“Deposits are the lifeblood of banks.”
— Bob Chapman, President
Bank of the James
These days, you hear about a lot of financial institutions seeing huge increases in their deposits. Some financial institutions are seeing their deposits double over last year. Even JPMorgan Chase, an international megabank, was able to take in an extra $87 billion.
Reality Check: Now is not the time to pat yourself on the back. Everyone’s deposits are up (well, not everyone, but most). This is money just walking in the door.
A survey last fall by the ICBA showed that 70% of community banks were seeing deposits grow year-over-year. More than a quarter of the banks surveyed saw deposits grow by at least 11%. And a recent survey by CUNA found that one-fourth of credit unions were enjoying above-average growth.
One in five people said they were likely to move at least some of their funds to another institution soon. Nearly one in 10 were likely to move all their money.
— Nielsen survey
Key Fact: In a recent Nielsen survey of 3,000 consumers, one in five said they were likely to move at least some of their funds to another institution in the near future, with nearly one in 10 likely to move all their money.
- What are you doing to keep your existing deposit base from defecting to other financial institutions?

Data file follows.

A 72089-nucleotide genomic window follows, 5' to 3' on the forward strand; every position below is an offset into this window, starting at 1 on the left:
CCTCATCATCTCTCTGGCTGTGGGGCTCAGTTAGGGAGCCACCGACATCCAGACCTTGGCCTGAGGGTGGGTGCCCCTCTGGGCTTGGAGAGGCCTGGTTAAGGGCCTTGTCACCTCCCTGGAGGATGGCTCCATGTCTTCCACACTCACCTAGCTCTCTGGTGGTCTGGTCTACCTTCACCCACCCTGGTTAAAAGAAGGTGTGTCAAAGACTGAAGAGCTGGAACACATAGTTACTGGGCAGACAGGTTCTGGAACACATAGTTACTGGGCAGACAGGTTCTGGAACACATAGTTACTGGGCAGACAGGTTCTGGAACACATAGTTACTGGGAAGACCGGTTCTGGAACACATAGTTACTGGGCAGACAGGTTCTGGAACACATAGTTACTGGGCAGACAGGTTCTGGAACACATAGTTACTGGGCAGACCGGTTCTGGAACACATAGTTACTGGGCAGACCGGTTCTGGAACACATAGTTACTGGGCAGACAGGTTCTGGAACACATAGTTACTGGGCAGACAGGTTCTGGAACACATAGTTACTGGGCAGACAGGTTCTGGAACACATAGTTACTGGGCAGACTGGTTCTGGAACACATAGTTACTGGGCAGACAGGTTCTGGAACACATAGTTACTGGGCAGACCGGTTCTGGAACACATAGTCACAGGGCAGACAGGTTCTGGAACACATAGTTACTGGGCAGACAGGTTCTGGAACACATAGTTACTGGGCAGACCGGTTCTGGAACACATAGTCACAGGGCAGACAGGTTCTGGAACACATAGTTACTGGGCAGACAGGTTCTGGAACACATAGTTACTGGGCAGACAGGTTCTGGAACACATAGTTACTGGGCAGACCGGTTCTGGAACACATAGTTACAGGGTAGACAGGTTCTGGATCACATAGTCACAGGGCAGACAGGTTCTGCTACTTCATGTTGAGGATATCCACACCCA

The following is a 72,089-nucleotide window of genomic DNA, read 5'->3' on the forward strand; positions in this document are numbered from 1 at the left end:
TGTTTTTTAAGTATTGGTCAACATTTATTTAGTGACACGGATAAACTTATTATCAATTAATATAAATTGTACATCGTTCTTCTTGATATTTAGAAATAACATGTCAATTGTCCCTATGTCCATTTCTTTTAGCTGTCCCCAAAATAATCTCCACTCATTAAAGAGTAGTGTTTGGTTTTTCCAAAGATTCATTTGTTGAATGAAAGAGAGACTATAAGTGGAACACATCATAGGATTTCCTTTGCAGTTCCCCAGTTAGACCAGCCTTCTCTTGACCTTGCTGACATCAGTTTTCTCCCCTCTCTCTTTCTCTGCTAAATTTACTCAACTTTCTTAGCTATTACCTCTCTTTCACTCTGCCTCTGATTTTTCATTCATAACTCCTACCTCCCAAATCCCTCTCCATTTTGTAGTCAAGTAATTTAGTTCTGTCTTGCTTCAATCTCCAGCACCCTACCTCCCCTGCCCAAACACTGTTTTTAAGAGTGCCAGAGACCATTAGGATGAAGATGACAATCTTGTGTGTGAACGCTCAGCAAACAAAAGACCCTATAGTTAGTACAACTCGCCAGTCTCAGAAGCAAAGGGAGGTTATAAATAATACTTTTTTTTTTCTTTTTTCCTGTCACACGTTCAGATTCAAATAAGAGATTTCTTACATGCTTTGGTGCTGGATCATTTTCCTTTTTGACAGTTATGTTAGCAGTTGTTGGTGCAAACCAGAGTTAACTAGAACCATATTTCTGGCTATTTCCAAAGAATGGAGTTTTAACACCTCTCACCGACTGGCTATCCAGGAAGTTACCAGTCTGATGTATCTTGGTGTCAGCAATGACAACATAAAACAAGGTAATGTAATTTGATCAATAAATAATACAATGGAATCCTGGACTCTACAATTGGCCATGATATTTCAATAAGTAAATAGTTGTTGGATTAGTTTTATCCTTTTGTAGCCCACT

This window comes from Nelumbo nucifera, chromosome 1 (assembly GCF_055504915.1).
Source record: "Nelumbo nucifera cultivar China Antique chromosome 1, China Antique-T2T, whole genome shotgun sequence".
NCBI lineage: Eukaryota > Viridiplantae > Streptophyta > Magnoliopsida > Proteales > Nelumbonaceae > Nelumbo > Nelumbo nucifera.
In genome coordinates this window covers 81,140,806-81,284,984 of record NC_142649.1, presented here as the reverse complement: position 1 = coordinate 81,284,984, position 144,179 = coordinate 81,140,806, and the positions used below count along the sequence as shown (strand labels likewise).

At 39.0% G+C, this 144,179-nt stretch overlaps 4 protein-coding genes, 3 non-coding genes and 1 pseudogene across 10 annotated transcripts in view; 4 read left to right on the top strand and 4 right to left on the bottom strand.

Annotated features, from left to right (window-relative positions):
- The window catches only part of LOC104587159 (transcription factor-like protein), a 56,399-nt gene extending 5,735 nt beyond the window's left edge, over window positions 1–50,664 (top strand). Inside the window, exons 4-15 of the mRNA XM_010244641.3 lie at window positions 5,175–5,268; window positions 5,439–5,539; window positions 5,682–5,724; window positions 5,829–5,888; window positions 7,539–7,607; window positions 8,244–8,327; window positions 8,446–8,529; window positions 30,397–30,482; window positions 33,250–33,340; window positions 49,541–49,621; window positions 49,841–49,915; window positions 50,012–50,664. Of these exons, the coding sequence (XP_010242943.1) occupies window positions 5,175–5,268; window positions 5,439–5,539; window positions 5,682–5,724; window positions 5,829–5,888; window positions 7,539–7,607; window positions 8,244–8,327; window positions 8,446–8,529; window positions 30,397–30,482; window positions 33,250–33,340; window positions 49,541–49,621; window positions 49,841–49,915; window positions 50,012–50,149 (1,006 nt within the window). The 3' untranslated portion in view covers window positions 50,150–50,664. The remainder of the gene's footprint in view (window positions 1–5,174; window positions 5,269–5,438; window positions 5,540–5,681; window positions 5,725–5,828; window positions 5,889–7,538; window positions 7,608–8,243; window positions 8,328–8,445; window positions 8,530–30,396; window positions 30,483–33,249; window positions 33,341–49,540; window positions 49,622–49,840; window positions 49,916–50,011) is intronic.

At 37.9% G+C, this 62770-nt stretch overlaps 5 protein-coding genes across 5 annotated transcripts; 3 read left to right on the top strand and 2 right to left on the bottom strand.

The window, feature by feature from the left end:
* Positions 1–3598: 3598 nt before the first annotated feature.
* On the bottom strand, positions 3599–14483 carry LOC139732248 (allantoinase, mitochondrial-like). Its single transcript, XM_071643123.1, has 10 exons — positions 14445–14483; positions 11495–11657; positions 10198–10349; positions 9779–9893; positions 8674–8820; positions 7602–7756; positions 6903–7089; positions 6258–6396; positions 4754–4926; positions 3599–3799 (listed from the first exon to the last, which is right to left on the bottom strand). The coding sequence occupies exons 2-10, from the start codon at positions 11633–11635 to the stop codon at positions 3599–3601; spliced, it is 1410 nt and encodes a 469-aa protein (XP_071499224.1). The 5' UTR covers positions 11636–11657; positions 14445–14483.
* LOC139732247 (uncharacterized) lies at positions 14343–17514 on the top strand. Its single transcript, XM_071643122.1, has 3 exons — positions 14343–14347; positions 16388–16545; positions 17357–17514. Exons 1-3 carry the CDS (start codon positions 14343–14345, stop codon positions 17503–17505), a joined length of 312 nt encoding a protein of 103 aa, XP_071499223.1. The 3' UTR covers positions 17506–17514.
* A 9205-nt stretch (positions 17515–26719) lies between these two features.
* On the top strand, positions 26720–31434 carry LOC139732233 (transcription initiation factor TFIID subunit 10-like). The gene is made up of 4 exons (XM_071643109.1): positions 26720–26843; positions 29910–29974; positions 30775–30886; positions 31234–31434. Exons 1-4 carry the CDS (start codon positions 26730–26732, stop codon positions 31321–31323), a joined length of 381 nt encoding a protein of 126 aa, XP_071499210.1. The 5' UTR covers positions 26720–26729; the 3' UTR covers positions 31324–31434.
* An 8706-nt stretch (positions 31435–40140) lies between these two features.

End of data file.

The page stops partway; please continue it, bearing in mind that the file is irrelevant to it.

- How much more could you be gaining if you had an aggressive deposit growth strategy?
- What are you doing to retain your newly-won deposits over the long term?
Both Mark Zandi, chief economist at Moody’s Economy.com, and Cam Fine, chief executive of the ICBA, both agree: The movement of money we’re experiencing in the financial industry is something we haven’t seen since the Great Depression.
From August to September last year, bank deposits rose by more than $158 billion, as investors yanked money out of stocks, bonds and failing financial institutions. $50 billion poured out of the stock market in the month of September alone. Where did people put it? In the relative safety and security of liquid deposits.
“People are panicked, and they want something as close to the mattress as they can find,” says Moody’s Zandi.
And that’s why many institutions are touting their financial strength.
“Banks’ emphasis on safety certainly scratches where it itches for consumers in this current environment,” says Greg McBride, a senior analyst at Bankrate.com.
McBride says deposits have always been a competitive business for financial institutions. But at a time when bank capital has been whittled away by loan losses, and banks are scrambling for low-cost funding, growing deposits has become more important.
That certainly helps explain why competition for deposit dollars has become as fierce as its ever been.